Building a better Sales Story: ZipRecruiter (Part 1)

Sales communication is changing. More speed. Less formality.

Yet, despite the changing world of sales, one thing has not changed.

The deck is still king.

Especially in enterprise sales. It sets the foundation for your story. It enables your customer to turn around and sell your solution into their own organization. It makes your message move. It’s what sells.

I don’t need to tell you, though, that many decks are less than inspiring.

Consulting companies on both the strategic story and visual design of their sales decks, we’ve developed some frameworks to help — and have started writing about them here.

While the frameworks should help, I always end up learning 10x from tangible examples, so wanted to share with you highlights from one — ZipRecruiter’s enterprise sales pitch.

The Original Deck

Like most enterprise decks we see, this ZipRecruiter deck focuses on features first, making it a good sample for us to use.

Source: ZipRecruiter for Enterprise. Note: it’s a bit outdated, so used the latest from where needed.

And while it’s tempting to rely on feature lists (because it’s how you’re compared to competition and it’s what your customers ask about ), there IS another way.

Here’s are some of the highlights of how we’ve done it.

Step 1. Raise the Stakes

In this deck, ZipRecruiter’s key message is about the product’s features and goal:

Find quality candidates anywhere on the internet.

Yes, this is a clear goal. But to tell a story that resonates with your customers, you have to be able to shift your story’s core from the product and features to values at stake. The fastest way to get there is to take your product/feature statement and ask the simple question: Ok… so what?

With ZipRecruiter, you can “find quality candidates anywhere on the internet.” Great. So what?

What is really at stake here?

Using the B2B Needs Stack, I pinned this as a “Security” story. In other words, you need to find quality candidates because your company’s future depends on it.

Here’s what this looks like in a side by side of the first slide:

Which battle are you more inspired by?

And given the context — e.g. you’re sitting in a sales presentation and you know that you are going to have to turn around and go sell this to your boss (the Buyer) in your team meeting next week — Which fight are you ready to fight?

Raise the stakes. Your audience will thank you.

Step 2. Shape the Structure

Once you’ve got the core, you can set the storyline structure.

Take a look at the storyline of the first deck, by reading out the slide titles only.

Is that easy to follow? A quick test to use: If you turn around and try to retell it without reading, can you?

To turn this into an actual story, I took used the “Magic 8” components of any sales deck as a starting point to rewrite the story:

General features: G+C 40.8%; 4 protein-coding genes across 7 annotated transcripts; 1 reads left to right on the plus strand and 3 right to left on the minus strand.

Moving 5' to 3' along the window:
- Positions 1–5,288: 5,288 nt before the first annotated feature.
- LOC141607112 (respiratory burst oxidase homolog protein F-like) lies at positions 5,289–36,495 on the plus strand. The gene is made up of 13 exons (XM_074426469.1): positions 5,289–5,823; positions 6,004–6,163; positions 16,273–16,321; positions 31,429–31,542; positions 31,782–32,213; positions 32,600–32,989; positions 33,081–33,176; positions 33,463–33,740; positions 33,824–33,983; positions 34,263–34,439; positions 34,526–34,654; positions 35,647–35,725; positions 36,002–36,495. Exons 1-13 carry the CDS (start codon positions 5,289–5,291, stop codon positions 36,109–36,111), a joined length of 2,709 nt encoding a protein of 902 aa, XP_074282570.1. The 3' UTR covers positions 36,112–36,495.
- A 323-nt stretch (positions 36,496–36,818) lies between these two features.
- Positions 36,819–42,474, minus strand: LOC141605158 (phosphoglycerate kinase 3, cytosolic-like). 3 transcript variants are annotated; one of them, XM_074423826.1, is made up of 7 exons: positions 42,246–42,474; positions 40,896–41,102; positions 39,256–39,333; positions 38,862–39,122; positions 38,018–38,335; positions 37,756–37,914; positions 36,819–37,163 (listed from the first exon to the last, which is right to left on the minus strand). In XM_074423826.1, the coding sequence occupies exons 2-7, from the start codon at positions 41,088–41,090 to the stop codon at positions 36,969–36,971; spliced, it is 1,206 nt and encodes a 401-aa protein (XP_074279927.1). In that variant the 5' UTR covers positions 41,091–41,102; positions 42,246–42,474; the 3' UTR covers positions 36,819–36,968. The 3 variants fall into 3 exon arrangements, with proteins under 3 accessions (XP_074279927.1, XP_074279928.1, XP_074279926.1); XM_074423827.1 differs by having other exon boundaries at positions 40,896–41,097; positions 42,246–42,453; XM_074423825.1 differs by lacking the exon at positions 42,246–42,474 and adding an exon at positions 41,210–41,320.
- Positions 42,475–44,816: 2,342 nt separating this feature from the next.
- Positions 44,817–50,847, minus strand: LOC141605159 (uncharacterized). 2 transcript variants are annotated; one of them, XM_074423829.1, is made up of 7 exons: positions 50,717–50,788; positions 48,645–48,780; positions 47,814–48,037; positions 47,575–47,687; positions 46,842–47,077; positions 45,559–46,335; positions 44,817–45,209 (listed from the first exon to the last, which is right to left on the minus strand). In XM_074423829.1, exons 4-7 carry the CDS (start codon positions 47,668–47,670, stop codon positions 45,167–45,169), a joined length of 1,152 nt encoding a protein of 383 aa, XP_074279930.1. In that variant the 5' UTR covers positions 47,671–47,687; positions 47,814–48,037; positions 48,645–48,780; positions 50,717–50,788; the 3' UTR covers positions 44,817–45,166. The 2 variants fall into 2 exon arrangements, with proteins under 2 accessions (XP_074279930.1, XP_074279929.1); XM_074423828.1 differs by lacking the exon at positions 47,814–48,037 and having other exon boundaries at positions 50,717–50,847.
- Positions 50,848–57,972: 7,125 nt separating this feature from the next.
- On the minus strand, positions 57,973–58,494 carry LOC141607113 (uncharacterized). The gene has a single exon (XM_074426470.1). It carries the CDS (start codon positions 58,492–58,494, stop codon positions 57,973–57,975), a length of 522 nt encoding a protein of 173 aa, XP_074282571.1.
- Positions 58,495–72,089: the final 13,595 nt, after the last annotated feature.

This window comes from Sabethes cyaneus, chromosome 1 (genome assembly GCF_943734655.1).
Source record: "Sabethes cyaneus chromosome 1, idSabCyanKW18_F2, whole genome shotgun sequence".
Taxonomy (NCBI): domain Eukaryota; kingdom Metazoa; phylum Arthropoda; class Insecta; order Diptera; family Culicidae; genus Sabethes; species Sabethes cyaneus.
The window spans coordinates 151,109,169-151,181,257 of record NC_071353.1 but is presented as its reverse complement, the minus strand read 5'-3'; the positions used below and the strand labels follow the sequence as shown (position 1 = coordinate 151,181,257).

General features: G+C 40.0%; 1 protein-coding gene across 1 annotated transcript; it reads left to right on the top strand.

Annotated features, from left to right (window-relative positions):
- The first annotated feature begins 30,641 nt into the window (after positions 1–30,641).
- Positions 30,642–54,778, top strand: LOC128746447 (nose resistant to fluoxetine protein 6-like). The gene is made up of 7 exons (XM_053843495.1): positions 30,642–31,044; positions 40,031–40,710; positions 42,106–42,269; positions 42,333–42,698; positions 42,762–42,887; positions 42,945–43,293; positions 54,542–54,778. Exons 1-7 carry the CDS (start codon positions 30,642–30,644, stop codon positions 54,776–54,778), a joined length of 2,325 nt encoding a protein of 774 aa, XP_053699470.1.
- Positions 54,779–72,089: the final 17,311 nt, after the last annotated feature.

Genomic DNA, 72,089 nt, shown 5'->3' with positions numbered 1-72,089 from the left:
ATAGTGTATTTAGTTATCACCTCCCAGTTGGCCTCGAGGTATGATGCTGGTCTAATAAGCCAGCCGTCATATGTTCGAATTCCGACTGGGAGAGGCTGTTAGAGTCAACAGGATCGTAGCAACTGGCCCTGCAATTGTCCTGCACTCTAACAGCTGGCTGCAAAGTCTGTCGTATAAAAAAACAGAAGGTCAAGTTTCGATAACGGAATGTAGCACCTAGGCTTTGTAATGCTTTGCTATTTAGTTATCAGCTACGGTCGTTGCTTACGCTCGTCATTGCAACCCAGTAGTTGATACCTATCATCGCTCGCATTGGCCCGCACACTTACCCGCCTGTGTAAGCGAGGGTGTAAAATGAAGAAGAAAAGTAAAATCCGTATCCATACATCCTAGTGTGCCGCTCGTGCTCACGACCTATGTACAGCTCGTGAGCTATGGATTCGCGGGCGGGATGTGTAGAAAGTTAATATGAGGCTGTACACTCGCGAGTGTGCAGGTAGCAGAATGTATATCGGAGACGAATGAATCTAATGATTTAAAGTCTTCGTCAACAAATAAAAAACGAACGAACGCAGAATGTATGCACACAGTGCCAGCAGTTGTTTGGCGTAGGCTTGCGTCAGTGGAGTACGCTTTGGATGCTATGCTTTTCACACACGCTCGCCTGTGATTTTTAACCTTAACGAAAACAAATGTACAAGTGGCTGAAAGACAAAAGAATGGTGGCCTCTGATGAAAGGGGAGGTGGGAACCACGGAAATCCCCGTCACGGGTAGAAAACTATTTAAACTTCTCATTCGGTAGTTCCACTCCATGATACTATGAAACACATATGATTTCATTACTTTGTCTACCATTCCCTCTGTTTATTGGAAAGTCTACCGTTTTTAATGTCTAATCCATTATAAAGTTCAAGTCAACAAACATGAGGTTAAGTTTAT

Now, try it again. Can you retell this one? Which demo are you more excited to see?

See the difference?

By changing the stakes — from features to the very survival of your business — you turned a boring list into a compelling story that could get just about anyone excited …about recruiting.

Step 3. Visualize Content

“A picture is worth a thousand words.”

We know, we know.

But in enterprise sales decks, the default visual is a product screenshot. And we have data to prove it: in our analysis of hundreds of B2B sales slides, screenshots made up 27% of total slides.

Great use of visuals, guys. Unfortunately, though, your customer doesn’t love your product as much as you do — yet.

Before diving into the details (and your software product is more detailed than you realize), let your customer drive the conversation.

To enable this, we’ve used an overview dashboard of the core features of ZipRecruiter so that the demo becomes conversational “ping pong,” rather than sequential screenshots forced down the customer’s throat. (More on dashboards, ping pong and Netflix here.)

Note: Here we’re designing for a sales deck to support a conversation, not one that stands alone. Pre-reads and presentations are not the same thing. More on that topic next week.

Overall, you want a cohesive story that balances diagrams, charts, photos (or illustrations), and text content in a consistent visual language (typography, colors, styles, layouts). Otherwise, you’ve got a Frankenstein deck that distracts from your story, and undermines your credibility.

Source: The Real Dr. Frankenstein

No, thank you.

The full picture

If you’re interested in the full deck, I’m happy to share 1:1 and even interested to hear your thoughts.

Just send me an email with “ZipRecruiter Revamp” in the subject line.

About the Author: Alli McKee helps companies develop their strategic messaging and brings it to life with visual design. After years creating strategic stories as a consultant at Bain & Company and designing visually at and as an artist, she’s working with B2B sales and marketing organizations to help them win more business. Through strategy, story, and design, her work enables companies to make their ideas sell — and stick.

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